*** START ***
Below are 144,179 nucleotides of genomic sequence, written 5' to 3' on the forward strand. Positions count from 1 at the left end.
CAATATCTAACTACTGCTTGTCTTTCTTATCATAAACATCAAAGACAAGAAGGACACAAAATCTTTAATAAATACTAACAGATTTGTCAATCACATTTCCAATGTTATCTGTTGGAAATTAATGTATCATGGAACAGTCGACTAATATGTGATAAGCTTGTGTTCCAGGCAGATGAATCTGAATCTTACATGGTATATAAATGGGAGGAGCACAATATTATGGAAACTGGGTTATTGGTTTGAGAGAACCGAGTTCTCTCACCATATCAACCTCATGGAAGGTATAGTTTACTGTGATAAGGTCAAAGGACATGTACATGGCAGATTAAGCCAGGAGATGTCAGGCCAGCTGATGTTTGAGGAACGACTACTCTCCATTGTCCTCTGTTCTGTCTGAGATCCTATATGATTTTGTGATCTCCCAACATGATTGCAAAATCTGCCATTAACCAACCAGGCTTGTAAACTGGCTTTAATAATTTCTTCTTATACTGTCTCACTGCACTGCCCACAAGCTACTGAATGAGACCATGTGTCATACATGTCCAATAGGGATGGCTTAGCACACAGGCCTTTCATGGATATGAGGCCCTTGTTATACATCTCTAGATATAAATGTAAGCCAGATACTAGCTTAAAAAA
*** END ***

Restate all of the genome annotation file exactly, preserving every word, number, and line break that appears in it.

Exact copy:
Below are 144,179 nucleotides of genomic sequence, written 5' to 3' on the forward strand. Positions count from 1 at the left end.
CAATATCTAACTACTGCTTGTCTTTCTTATCATAAACATCAAAGACAAGAAGGACACAAAATCTTTAATAAATACTAACAGATTTGTCAATCACATTTCCAATGTTATCTGTTGGAAATTAATGTATCATGGAACAGTCGACTAATATGTGATAAGCTTGTGTTCCAGGCAGATGAATCTGAATCTTACATGGTATATAAATGGGAGGAGCACAATATTATGGAAACTGGGTTATTGGTTTGAGAGAACCGAGTTCTCTCACCATATCAACCTCATGGAAGGTATAGTTTACTGTGATAAGGTCAAAGGACATGTACATGGCAGATTAAGCCAGGAGATGTCAGGCCAGCTGATGTTTGAGGAACGACTACTCTCCATTGTCCTCTGTTCTGTCTGAGATCCTATATGATTTTGTGATCTCCCAACATGATTGCAAAATCTGCCATTAACCAACCAGGCTTGTAAACTGGCTTTAATAATTTCTTCTTATACTGTCTCACTGCACTGCCCACAAGCTACTGAATGAGACCATGTGTCATACATGTCCAATAGGGATGGCTTAGCACACAGGCCTTTCATGGATATGAGGCCCTTGTTATACATCTCTAGATATAAATGTAAGCCAGATACTAGCTTAAAAAA